“This willingness to reject conventional ideas about electronics, music, and electronic music defines Octant’s unpretentious yet inventive stance.”

– Heather Phares (AllMusic)

Octant is a musical ensemble for which I have designed and orchestrated robotic and experimental musical instruments to accompany performances of song-based compositions over the course of the past two decades. The project was initiated in 1997 as a response to the prevailing digital culture in the Northwest region of the US, where I resided from 1992 to 2000. Drawing inspiration from artists like Einstürzende Neubauten and the Italian Futurists, I sought to create kinetic noise machines that would serve as the centerpiece of my musical compositions and performances. While incorporating elements of psychedelia, electronica, krautrock, new wave, lo-fi, and post-punk, I wanted to push against the expectations of what a song composition and performance could be. To this end, I utilized avant-garde techniques such as drones, noise, dissonance, lo-fidelity, and atonality as devices within the music to augment or negate the meaning within the melodies and lyrics of the songs.

Octant was a hybrid machine-human multimedia performance involving kinetic/robotic art, lighting, music, and sound introduced into everyday bars and all-ages music venues. While I recognized that the use of unconventional instrumentation and a robotic percussionist could be perceived as a gimmick, I was more concerned with the quality of the sounds and the visual appeal of the instruments themselves. In retrospect, the project was ahead of its time, anticipating the current reintegration of homemade instruments into electronic music and the Maker movement that would emerge a decade later. It was part of the vibrant DIY artist culture that characterized the Northwest music scene in the 1990s, which included bands from labels such as K, Kill Rockstars, and Up Records, as well as mail-order art from Catch of the Day catalog, Miranda July’s Joanie 4 Jackie (aka Big Miss Moviola), and the like.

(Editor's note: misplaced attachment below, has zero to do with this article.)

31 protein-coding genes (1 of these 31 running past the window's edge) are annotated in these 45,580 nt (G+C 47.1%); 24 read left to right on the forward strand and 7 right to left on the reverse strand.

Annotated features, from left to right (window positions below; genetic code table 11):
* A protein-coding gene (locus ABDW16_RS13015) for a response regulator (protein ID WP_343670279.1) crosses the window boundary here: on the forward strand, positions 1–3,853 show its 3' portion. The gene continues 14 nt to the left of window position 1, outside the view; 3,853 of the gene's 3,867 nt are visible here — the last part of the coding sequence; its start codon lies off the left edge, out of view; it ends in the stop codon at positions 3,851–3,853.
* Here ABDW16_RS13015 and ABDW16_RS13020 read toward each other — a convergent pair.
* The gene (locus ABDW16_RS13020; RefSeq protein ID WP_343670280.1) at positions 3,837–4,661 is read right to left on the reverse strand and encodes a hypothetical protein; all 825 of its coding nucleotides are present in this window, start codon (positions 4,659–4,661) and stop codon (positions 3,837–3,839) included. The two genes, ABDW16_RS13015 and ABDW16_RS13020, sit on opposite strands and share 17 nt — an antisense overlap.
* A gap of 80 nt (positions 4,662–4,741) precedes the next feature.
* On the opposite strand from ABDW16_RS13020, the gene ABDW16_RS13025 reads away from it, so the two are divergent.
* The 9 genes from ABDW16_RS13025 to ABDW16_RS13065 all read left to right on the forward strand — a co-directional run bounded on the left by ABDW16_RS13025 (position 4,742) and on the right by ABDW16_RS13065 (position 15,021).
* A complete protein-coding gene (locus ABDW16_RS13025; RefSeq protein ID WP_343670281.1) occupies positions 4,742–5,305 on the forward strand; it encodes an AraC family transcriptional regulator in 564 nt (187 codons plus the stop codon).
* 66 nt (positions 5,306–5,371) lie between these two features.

Initially, my idea of having a robotic percussionist was egged on as a teasing dare from a bandmate from another project, while all the drummers we knew were scarce and over-committed. The challenge of developing and performing with an acoustic drum machine was a solution to a technical problem and a worthwhile aesthetic experiment. Embracing all of its creative potential and limitations, I wanted to see if we could tour, record, and do all the same things that conventional bands do. In the process, I became proficient at programming music, designing electronic circuits, and developing musical objects. I am still exploring the role that robotics and experimental instruments play in art.

I am indebted to Chris Takino (RIP) from Up Records for putting out the first two records and Doug Martsch for letting me open for Built To Spill literally weeks after I started the project. Octant must have been a risky choice for him even though his fans really seemed to enjoy it.


A documentary that was shot in 1999 in conjunction with the release of the first record, Shock-No-Par.

Octant Live at Machine Project LA 2011
Machine Project, LA 2011

First Octant Show 1997
My first Octant show was in 1997 in a Seattle basement in a show entitled “Hijinks”. Notice the box of modified electronics, the first version of the robotic percussion set, the Juno 60, and the very old Mac desktop that I used as my piano roll sequencer.

Octant 1997
Some festival that Miranda July and Calvin Johnson organized in Portland, 1998
Octant 2011
The BTHR Hear and There shoot at Sycamore Flower shop/bar, Brooklyn, 2011
Maker Faire, 2013